Patricius could be forgiven his confusion over the message, above and beyond even the medium of its delivery. He was far inland, well away from the sea. There wasn't a great profusion of ships anywhere in the vicinity.
But a little hope is a big thing. It gave him courage and a sense of recklessness, which had hitherto been knocked out of him. He left. He just up and ran from the hillside, abandoning the pigs and his master.
He couldn't go north. That was straight into his master's stronghold, even if it was the nearest coastline. He hurtled south instead, trying just to put enough distance between himself and his captors, before he found this fabled ship.
Along the way, he 'acquired' items. Later in life, there would be oblique references to a 'sin', which many have taken to mean stealing. He never gave the details, but this seems like a likely time in his life history. He left his post naked, and he was dressed by the time he finally reached a port. He also had money for the crossing. St Patrick never did attempt to say that the good Lord had provided so practically, on the way to the coast in County Wexford.
Nevertheless, the Irish sailors treated this stranger with some suspicion. Patricius stood bound in the confidence of an iron faith. He had travelled over two hundred miles on foot to be there. At no time was he pursued nor stopped. He had passed through countless territories without being spotted, nor fingered as a runaway slave.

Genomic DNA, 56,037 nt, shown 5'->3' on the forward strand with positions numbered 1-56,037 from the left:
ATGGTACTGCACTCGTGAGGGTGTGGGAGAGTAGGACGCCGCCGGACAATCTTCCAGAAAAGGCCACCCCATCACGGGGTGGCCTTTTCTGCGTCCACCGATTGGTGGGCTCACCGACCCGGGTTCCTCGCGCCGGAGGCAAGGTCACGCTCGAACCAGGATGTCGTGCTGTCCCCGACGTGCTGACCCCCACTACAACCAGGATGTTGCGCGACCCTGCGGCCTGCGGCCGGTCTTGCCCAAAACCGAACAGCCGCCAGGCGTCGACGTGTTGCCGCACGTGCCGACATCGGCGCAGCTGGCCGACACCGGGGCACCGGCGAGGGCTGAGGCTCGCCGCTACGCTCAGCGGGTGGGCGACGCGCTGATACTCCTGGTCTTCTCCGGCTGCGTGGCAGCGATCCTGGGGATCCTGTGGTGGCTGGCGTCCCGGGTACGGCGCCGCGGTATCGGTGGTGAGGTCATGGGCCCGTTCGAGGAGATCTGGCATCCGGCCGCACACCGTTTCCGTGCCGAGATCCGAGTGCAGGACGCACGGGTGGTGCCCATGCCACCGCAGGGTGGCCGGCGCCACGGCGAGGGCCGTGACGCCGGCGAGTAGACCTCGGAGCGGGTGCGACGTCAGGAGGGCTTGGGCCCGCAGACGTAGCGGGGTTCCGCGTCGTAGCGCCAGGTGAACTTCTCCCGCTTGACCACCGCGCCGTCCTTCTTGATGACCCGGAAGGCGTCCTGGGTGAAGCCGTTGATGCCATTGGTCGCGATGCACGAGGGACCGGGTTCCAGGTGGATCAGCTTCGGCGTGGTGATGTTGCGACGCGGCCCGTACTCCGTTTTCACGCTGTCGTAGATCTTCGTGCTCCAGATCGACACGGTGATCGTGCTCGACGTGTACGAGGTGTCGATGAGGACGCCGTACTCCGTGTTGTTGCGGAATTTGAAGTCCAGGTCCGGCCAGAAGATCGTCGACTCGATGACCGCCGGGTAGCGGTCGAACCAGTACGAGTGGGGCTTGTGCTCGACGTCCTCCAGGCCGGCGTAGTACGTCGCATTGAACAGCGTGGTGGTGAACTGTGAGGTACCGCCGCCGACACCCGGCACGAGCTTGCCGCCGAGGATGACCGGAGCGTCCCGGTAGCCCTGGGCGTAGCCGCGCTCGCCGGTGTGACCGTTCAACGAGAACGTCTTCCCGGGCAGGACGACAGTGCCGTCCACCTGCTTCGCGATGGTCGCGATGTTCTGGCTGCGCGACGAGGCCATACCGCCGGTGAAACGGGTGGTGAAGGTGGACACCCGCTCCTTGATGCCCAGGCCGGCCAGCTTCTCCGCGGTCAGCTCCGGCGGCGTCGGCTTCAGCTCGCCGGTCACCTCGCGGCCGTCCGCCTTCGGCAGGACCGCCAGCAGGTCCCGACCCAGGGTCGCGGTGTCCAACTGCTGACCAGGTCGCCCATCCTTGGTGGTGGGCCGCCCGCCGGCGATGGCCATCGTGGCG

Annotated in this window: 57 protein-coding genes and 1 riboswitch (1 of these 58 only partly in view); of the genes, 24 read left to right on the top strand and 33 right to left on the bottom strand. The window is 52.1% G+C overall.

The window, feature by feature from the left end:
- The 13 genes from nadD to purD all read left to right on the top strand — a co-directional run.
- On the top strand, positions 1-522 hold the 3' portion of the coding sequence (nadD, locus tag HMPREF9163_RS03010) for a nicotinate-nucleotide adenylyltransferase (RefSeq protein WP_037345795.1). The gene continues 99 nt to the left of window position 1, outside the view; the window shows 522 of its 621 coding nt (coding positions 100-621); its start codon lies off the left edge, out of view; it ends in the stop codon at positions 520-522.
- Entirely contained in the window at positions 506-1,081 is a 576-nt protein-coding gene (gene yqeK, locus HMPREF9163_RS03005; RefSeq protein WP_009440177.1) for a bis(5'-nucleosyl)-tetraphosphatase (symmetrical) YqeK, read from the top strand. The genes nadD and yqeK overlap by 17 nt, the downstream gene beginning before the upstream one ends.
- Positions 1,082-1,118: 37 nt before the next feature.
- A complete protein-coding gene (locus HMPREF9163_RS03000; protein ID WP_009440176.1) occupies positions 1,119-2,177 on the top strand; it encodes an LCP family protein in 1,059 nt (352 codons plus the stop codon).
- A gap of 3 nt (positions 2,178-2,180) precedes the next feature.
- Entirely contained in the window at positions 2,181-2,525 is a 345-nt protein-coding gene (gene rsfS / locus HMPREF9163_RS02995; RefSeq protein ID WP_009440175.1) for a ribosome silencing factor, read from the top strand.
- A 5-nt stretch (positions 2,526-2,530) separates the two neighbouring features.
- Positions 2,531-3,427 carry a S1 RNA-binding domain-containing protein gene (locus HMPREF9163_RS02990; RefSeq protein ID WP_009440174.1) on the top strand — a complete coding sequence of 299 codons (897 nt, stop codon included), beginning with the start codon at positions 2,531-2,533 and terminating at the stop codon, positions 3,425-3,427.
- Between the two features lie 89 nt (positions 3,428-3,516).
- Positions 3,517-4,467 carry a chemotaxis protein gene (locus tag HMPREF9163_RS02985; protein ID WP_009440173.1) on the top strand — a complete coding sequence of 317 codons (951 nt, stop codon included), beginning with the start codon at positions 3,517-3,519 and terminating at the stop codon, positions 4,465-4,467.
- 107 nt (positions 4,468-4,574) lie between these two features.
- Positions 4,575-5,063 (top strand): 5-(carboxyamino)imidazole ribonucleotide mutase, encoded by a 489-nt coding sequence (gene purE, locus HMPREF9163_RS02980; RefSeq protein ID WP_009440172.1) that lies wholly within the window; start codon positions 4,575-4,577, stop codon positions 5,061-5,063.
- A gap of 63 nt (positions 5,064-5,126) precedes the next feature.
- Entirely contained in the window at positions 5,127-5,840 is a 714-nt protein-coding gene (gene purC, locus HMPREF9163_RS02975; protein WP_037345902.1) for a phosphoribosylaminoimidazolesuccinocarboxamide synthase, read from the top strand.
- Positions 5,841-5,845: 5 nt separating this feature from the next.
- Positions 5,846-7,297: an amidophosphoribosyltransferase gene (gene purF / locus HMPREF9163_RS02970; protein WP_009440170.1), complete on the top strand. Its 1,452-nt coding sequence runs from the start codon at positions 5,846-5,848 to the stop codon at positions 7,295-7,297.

Nor was there any turning back now. He'd made it so far. If he was sent back, then he'd be executed as an example to his fellow slaves. It was do or die; but the voice had made promises in the darkness and there was a ship. It had to take him home.
The ship's captain laughed in his face. "You're not coming on my boat. I have no idea who you are." Behind him, his crew were loading up the cargo hold with prize hunting dogs. Those Irish breeds fetched a high price on the Continent. "Go away."
Stunned, his faith shaken and his confidence draining, Patricius turned to slope back to the hut he'd sheltered in overnight. Automatically, his lips moved in a fervent prayer, while tears washed his eyes. Let them change their minds. Let them change their minds.
There was a yell. It wasn't the captain, but another sailor standing by. "Oy! Go on, they're calling you!"
Patricius barely drew a breath. He turned back to find that the last of the dogs were loaded and the captain was shouting his orders to cast off. But the ship was waiting for him. Patricius raced back, hope flaring again and his money clasped in his hand.
The captain was gruff and curt, "Ok, we'll take you on trust, but you'll have to go in with the dogs."
It's hard to imagine how Patricius must have felt, as he saw the Irish coastline receding far into the distance. He never thought to see it again. Six years after having been snatched from his parents, he was going home. It was over.